Thursday, October 2, 2014

Meet Big Tex

We'd planned to visit the Texas State Fair for months, but with two events coming up - a semi-annual doc appointment in New York, followed by a wedding in Georgia - we decided to forgo it this year. But then a load brought us directly into Dallas and it seemed like a sign that we should. So we took yesterday off, rented a car, and went to meet Big Tex.

We went early in the day in order to enable leisurely strolling. The weather was perfect.

The midway was still closed down, of course, but look at the sunshades. It still gets quite hot here in early October, so these must be a welcome relief.

Most vendors are required to use the Fair's themed booths - note the multi-colored triangles on purple for these food booths, and the blue background on the midway booths, above. It makes for a pleasantly uniform appearance.

Others that are dependent on their own trailers to operate or are permanent venues (such as these above) are allowed, so it's not all cookie-cutter boring.

Early in the day, the food court was empty and vendors were just opening up for business.

As it got closer to Noon, the iced tea stands and food booths got busier. There's fierce competition between the food vendors to come up with the most innovative and tastiest deep fried food. This year's winner was a Fried Shrimp Boil - tiny shrimp, diced potatoes, corn, and seasonings rolled into a ball and fried. For $8.50, you got two balls the size of apricots and a small cup of remoulade sauce. It was absolutely disgusting. Very little flavor, and with all those tiny diced things in a ball of - I dunno, something - it was like eating crap left in your sink strainer after you do dishes.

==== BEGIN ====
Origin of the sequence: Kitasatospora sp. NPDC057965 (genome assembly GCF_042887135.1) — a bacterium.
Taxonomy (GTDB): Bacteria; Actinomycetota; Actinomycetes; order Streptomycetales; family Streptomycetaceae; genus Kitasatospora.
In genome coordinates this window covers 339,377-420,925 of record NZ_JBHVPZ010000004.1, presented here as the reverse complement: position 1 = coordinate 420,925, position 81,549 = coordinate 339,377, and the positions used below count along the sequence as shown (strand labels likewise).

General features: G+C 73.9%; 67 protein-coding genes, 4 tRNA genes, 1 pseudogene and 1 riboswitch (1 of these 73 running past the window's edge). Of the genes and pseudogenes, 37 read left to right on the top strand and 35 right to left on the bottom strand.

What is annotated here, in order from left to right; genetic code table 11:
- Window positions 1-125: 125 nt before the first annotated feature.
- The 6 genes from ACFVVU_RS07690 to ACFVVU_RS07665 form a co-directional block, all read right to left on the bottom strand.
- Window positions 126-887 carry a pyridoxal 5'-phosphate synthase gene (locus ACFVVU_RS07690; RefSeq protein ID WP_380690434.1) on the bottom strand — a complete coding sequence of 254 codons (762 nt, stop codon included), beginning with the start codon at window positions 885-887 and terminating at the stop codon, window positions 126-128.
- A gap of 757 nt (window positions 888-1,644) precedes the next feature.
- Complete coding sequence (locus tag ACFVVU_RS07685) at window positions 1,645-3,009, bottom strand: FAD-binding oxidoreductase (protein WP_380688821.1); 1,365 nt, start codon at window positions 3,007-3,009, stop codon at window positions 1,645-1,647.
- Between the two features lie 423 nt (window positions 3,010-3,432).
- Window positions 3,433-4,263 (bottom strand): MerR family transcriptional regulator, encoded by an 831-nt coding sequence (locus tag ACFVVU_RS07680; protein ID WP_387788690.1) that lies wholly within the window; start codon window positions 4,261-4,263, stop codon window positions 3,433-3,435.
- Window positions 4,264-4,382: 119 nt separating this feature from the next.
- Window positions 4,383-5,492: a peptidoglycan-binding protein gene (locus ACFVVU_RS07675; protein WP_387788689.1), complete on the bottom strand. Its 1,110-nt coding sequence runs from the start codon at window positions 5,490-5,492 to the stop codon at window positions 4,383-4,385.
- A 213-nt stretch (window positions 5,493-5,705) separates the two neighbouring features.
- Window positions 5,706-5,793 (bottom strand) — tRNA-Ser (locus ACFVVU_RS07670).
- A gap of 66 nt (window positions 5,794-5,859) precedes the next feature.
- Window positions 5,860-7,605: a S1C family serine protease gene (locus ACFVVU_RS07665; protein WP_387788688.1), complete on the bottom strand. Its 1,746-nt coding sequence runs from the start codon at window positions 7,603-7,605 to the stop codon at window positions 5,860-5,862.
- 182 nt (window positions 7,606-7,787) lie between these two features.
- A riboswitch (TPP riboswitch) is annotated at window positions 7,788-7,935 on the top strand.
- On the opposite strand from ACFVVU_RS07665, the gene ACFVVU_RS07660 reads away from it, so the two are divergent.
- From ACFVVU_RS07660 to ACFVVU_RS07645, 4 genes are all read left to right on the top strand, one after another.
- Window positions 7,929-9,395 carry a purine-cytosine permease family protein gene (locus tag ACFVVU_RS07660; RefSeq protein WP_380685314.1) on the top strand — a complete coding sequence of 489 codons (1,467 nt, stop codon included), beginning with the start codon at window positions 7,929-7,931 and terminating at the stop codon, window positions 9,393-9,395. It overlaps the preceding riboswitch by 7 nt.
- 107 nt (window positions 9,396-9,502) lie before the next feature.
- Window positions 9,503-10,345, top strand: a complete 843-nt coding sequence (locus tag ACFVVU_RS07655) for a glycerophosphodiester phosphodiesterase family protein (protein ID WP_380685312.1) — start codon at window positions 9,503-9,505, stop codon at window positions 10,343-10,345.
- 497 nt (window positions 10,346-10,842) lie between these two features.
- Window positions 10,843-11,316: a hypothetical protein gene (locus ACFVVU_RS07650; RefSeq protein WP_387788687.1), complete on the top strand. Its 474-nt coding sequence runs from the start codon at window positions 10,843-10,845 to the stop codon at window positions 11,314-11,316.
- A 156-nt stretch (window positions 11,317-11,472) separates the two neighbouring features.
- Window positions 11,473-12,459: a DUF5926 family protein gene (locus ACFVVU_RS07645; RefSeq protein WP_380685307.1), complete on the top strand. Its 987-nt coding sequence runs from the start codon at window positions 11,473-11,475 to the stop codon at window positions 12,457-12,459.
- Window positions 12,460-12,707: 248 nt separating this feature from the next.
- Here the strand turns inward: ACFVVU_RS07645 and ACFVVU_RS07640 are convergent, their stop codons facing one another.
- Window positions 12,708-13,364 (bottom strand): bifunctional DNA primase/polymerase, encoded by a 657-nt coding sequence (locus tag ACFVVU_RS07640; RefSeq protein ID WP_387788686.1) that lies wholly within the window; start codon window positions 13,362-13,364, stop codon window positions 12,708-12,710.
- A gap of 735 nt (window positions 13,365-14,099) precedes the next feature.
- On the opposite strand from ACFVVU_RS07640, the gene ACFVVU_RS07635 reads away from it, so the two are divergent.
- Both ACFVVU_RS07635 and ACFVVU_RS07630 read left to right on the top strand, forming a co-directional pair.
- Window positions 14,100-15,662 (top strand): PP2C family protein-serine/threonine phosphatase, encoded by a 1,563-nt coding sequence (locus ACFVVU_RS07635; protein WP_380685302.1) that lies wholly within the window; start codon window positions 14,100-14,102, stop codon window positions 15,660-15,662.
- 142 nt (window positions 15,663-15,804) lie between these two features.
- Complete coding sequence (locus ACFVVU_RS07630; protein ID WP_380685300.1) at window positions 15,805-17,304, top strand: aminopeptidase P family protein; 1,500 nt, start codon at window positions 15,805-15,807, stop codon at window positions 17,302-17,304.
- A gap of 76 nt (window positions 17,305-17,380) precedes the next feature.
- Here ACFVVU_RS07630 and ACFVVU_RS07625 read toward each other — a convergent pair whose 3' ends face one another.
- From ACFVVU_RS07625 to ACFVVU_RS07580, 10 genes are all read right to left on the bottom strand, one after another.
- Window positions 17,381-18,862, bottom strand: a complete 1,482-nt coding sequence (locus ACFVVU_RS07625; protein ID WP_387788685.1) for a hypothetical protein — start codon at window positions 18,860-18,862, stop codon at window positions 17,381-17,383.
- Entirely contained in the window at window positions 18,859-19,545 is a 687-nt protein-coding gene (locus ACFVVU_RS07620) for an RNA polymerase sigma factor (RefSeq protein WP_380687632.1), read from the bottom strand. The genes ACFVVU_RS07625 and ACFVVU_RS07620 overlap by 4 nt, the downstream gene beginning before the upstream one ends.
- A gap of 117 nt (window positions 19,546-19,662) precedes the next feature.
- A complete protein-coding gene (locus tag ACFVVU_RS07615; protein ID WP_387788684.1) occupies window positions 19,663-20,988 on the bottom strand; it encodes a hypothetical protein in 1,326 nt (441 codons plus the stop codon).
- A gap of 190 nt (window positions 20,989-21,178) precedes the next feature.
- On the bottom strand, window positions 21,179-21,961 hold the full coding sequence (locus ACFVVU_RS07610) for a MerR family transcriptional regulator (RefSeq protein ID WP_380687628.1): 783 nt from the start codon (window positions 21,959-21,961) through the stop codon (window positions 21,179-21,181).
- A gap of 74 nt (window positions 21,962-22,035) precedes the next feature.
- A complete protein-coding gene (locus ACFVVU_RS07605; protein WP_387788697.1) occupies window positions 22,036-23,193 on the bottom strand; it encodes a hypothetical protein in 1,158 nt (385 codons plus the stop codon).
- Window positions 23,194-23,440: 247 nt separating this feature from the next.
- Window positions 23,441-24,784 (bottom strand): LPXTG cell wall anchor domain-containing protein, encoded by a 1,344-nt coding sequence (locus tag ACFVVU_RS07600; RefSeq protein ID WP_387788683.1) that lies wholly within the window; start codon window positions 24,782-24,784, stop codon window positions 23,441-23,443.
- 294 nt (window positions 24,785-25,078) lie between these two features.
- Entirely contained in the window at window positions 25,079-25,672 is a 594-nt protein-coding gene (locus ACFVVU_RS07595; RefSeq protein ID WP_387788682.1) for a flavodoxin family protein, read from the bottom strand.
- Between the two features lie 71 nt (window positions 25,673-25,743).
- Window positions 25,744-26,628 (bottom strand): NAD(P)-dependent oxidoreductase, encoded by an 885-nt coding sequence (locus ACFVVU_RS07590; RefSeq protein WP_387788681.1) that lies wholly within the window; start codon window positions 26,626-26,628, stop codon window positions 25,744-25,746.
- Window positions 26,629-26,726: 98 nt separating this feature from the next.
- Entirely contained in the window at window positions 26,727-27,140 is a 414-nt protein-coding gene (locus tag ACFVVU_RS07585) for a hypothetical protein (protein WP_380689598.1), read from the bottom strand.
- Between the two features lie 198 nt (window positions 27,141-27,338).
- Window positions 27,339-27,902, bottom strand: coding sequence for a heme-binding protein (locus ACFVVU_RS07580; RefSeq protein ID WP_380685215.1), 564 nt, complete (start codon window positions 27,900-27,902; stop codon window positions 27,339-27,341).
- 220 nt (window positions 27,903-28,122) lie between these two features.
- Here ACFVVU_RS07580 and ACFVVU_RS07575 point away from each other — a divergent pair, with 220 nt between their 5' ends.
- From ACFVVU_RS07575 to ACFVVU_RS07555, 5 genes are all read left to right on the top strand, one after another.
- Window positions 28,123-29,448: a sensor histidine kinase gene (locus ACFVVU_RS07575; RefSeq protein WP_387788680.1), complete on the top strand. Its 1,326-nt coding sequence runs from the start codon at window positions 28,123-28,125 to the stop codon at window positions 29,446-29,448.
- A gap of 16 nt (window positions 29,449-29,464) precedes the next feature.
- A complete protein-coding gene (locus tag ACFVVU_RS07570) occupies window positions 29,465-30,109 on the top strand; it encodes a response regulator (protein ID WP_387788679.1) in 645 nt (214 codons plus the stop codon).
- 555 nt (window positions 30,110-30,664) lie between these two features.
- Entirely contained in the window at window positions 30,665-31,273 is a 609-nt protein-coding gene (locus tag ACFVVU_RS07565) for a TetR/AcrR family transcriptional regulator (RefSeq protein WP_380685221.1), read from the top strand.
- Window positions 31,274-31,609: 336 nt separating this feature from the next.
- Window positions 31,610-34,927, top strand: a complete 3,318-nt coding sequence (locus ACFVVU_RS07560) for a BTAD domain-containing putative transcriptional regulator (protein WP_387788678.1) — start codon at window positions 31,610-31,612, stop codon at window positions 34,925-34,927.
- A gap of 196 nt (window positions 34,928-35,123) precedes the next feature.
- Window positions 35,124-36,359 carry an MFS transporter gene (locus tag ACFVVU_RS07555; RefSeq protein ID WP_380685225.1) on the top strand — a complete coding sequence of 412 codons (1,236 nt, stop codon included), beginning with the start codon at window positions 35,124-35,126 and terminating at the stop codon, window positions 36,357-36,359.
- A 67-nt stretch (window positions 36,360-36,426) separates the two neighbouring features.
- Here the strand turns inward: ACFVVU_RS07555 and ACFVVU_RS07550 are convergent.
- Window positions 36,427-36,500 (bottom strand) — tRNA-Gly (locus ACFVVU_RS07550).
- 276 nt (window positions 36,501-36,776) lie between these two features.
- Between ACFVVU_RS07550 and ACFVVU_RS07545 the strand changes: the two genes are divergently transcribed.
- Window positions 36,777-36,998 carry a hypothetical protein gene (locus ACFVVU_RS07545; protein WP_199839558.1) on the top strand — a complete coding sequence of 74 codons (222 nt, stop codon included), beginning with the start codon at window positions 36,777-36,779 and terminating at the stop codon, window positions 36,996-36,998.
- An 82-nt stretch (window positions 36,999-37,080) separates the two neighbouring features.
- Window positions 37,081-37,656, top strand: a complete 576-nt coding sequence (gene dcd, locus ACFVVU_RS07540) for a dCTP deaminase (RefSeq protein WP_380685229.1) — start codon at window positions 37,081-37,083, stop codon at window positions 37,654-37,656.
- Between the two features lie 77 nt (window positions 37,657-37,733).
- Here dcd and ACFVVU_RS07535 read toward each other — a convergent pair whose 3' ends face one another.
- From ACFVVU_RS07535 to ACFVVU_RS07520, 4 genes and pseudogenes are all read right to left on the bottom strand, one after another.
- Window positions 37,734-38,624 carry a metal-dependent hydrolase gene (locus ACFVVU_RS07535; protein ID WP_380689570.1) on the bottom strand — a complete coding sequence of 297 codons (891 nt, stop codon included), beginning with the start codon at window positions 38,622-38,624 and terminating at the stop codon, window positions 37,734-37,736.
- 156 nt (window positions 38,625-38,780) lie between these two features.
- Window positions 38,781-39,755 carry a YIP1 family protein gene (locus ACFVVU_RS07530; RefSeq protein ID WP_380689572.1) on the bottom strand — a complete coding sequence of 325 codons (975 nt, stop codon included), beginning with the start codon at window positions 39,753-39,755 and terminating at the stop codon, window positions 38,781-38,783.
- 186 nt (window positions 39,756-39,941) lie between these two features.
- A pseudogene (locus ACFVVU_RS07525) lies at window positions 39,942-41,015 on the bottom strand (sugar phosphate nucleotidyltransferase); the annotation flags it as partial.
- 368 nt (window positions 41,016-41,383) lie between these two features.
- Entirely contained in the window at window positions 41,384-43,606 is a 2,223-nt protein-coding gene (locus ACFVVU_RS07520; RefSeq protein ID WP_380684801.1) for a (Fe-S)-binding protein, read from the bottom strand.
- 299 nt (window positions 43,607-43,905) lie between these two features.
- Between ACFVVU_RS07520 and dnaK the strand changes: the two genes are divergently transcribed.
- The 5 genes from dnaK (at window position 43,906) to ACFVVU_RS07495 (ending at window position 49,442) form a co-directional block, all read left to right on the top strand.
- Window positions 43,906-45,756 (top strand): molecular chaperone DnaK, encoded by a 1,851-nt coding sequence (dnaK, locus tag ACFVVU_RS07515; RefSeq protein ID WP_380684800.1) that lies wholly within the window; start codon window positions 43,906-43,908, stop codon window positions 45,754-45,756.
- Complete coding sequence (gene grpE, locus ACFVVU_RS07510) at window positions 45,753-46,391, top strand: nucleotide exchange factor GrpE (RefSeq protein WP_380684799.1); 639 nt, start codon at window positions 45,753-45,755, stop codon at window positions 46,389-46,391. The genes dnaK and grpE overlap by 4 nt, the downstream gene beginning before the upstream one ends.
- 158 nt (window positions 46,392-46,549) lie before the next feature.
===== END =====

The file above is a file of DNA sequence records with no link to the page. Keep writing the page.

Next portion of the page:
We did have a corn dog. Fletcher's Corny Dogs are to the Texas State Fair what Gianelli's is to New York. And they rocked. I could've eaten an armload of them, but the carbs are now a no-no for us.

There were some interesting things to see, including this guy:

He was actually kind of shy. We had to call and whistle and make all kinds of weird noises to draw his attention away from his lunch.

We had food coupons to use up before we left, so we stopped for a sausage on a stick for Hoss and a pork wing for me:

I'd never had a pork wing before - it's actually the leg shank - but wow. It was tender and flavorful and porky. The homemade chips underneath were good, but not hard to leave on the plate, either.

How does it compare to the New York State Fair in Syracuse? Well, the annual attendance is higher, averaging 108,000 people for each of its 24 days, compared to New York's 84,000 for its 12 days. But New York's fair is on a much larger campus - 375 acres compared to Texas's 277. New York has larger barns and arenas, a wider variety of animal exhibits and shows, and a far larger emphasis on agriculture and farming. Yep, I was surprised, too. Texas has fewer permanent buildings and exhibition arenas. No Center of Progress building. No Horticulture building. No Dairy building.

And no Gianelli's. :(